Canada and the Global Tourism Marketplace

According to the UNWTO, tourism is the world’s 5th fastest growing industry, with one billion international travellers, $1.53 trillion in global revenues and 5% growth globally per year. Much of that growth is coming from the emerging middle classes of Brazil, Russia, India, China and Mexico.

In 2013, Canada's tourism industry:

  • Represented more of Canada’s GDP than agriculture, forestry and fisheries combined
  • Generated $88.5 billion in economic activity
  • Was responsible for more than $17.2 billion in export revenue despite a growing travel deficit
  • Generated $9.6 billion in federal government revenue
  • Fostered 628 000 jobs across the country, spread across all 308 ridings

At 1.5% growth in Canada, the sector looks superficially healthy, but we are losing share of the international travel market.

Between 2002 and 2013, almost all countries posted international tourist arrivals gains – except Canada.

internation_tourist_arrivals_2002-2013.jpg

International Visitors are CRUCIAL for Growth

If Canada were to increase international visitation by 5% to keep pace, and then surpass, the global rate of growth, in turn Canada would get:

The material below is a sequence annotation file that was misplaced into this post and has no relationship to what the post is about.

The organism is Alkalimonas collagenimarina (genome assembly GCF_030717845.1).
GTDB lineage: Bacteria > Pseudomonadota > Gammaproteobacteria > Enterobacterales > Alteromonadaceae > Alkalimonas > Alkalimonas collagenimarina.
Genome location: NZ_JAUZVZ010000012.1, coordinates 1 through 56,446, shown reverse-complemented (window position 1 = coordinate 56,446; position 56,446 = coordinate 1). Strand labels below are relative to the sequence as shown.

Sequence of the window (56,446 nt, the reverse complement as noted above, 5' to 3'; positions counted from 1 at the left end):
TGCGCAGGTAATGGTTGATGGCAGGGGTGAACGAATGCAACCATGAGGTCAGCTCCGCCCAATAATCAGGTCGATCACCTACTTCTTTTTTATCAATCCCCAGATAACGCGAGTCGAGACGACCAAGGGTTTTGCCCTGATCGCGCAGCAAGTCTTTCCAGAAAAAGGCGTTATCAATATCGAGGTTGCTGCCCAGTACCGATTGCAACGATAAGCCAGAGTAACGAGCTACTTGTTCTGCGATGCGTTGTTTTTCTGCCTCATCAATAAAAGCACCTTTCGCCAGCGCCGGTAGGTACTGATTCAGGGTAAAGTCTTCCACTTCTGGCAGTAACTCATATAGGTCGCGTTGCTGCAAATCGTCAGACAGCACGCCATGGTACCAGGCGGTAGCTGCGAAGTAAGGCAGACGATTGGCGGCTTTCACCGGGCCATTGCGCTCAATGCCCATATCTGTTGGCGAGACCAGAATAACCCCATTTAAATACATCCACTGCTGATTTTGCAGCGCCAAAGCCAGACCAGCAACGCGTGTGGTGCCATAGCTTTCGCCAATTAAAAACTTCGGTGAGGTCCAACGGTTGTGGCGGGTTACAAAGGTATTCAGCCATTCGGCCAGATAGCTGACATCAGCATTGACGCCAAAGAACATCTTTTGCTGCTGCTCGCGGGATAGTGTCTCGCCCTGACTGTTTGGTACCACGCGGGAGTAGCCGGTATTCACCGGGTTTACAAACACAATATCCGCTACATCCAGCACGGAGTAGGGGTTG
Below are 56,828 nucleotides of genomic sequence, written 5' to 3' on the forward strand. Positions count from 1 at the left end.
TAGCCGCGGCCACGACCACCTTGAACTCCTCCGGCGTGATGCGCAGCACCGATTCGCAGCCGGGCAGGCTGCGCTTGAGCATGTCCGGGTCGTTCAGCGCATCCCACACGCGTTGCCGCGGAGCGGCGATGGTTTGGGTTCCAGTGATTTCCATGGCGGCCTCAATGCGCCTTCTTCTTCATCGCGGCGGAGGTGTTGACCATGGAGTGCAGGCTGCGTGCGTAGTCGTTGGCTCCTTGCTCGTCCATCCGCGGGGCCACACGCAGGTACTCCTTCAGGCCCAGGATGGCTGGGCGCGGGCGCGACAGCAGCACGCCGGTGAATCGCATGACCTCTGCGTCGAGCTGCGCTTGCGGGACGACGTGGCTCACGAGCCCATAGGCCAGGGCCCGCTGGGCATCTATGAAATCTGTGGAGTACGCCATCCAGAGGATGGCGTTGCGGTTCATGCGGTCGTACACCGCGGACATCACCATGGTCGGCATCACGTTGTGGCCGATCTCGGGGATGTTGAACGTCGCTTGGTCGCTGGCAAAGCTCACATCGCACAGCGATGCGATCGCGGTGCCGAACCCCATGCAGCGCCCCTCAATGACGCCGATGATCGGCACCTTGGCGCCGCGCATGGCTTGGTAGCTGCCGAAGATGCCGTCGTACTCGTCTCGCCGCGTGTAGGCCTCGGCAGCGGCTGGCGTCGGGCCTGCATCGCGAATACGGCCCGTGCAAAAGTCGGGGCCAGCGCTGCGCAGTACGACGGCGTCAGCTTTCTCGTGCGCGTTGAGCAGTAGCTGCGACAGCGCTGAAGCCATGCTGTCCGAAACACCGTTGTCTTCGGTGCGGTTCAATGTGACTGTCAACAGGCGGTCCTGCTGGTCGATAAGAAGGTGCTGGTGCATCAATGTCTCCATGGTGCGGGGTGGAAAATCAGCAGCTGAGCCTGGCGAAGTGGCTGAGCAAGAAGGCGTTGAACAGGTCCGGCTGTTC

• $180 million in room night spending
  • $613 million more in overall spending1
  • 2,700 more flights2
  • 4,538 more jobs - 2,269 for youth3
  • An additional $80,406,881 in federal revenue

Without these additional visitors, Canadians will have to pay more in taxes to offset the lack of revenue from foreign visitors.

1 Based on $768 average spend per visitor
2 Based on 68% of visitors arrived by air, 200 seats/plane in 2013
3 Based on every $135 365 in additional spending creating 1 new job

 

What's Holding Canada Back?

At 1.5% growth in Canada, the tourism sector looks superficially healthy, but we are losing share of the international travel market. Prolonged and sustainable growth requires progress on larger structural issues that are preventing us from being globally competitive.

TIAC's members believe that public policy challenges in three key areas are inhibiting growth in the sector: Marketing, Access and Product.

“M” for Marketing

  • Competitive and sustainable long-term funding for Destination Canada.

“A” for Access

  • More competitive tax and visa policy
    • Aviation Taxes & Fees: Canada is a “Fly-to” destination – and our cost structure is a barrier to success. Airport rents, fuel taxes and security fees have rendered us 105th in the world for aviation cost structure according to the World Economic Forum.
    • Visas & Border Issues:Facilitating the process of crossing the Canadian border is essential for generating more business and leisure travellers. Improve border access and infrastructure; build on pre-clearance services and trusted traveller programs; and build an effective visa system to encourage visitors from key emerging markets including Brazil, Russia, India, China and Mexico

“P” for Product

  • Investments in tourism products owned by federal and provincial governments (parks, museums and heritage areas), and renewal of support for attractions and festivals creates urgencies for travellers to choose Canada.

 


TIAC Industry Patrons

Marriott International

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